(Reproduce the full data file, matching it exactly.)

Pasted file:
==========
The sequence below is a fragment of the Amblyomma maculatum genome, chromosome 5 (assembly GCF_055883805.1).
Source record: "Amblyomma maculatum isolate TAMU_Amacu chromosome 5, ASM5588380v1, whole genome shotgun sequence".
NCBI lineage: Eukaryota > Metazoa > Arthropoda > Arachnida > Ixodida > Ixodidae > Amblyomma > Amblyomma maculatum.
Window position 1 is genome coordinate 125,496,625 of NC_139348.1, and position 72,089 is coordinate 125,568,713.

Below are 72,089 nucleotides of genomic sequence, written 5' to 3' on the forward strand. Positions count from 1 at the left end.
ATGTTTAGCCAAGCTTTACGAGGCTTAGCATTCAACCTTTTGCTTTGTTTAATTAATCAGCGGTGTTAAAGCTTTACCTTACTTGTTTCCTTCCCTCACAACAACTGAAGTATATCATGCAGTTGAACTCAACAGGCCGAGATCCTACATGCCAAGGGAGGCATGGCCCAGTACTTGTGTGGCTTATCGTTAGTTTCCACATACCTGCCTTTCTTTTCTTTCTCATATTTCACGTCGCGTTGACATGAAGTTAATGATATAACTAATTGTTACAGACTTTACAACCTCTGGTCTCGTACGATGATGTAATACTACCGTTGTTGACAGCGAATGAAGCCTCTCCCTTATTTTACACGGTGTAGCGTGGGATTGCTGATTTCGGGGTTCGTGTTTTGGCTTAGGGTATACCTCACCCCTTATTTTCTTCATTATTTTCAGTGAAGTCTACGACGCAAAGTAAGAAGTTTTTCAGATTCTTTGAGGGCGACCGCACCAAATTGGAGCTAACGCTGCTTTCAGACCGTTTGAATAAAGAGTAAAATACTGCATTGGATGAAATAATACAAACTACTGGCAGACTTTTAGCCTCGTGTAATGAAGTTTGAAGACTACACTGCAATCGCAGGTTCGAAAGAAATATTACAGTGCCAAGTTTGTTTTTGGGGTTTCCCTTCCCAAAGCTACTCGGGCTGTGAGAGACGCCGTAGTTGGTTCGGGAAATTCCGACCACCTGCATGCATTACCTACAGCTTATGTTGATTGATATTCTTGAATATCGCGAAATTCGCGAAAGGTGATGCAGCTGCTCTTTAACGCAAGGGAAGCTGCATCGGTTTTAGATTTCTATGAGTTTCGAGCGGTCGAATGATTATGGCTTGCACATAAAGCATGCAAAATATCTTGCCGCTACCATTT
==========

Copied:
The sequence below is a fragment of the Amblyomma maculatum genome, chromosome 5 (assembly GCF_055883805.1).
Source record: "Amblyomma maculatum isolate TAMU_Amacu chromosome 5, ASM5588380v1, whole genome shotgun sequence".
NCBI lineage: Eukaryota > Metazoa > Arthropoda > Arachnida > Ixodida > Ixodidae > Amblyomma > Amblyomma maculatum.
Window position 1 is genome coordinate 125,496,625 of NC_139348.1, and position 72,089 is coordinate 125,568,713.

Below are 72,089 nucleotides of genomic sequence, written 5' to 3' on the forward strand. Positions count from 1 at the left end.
ATGTTTAGCCAAGCTTTACGAGGCTTAGCATTCAACCTTTTGCTTTGTTTAATTAATCAGCGGTGTTAAAGCTTTACCTTACTTGTTTCCTTCCCTCACAACAACTGAAGTATATCATGCAGTTGAACTCAACAGGCCGAGATCCTACATGCCAAGGGAGGCATGGCCCAGTACTTGTGTGGCTTATCGTTAGTTTCCACATACCTGCCTTTCTTTTCTTTCTCATATTTCACGTCGCGTTGACATGAAGTTAATGATATAACTAATTGTTACAGACTTTACAACCTCTGGTCTCGTACGATGATGTAATACTACCGTTGTTGACAGCGAATGAAGCCTCTCCCTTATTTTACACGGTGTAGCGTGGGATTGCTGATTTCGGGGTTCGTGTTTTGGCTTAGGGTATACCTCACCCCTTATTTTCTTCATTATTTTCAGTGAAGTCTACGACGCAAAGTAAGAAGTTTTTCAGATTCTTTGAGGGCGACCGCACCAAATTGGAGCTAACGCTGCTTTCAGACCGTTTGAATAAAGAGTAAAATACTGCATTGGATGAAATAATACAAACTACTGGCAGACTTTTAGCCTCGTGTAATGAAGTTTGAAGACTACACTGCAATCGCAGGTTCGAAAGAAATATTACAGTGCCAAGTTTGTTTTTGGGGTTTCCCTTCCCAAAGCTACTCGGGCTGTGAGAGACGCCGTAGTTGGTTCGGGAAATTCCGACCACCTGCATGCATTACCTACAGCTTATGTTGATTGATATTCTTGAATATCGCGAAATTCGCGAAAGGTGATGCAGCTGCTCTTTAACGCAAGGGAAGCTGCATCGGTTTTAGATTTCTATGAGTTTCGAGCGGTCGAATGATTATGGCTTGCACATAAAGCATGCAAAATATCTTGCCGCTACCATTT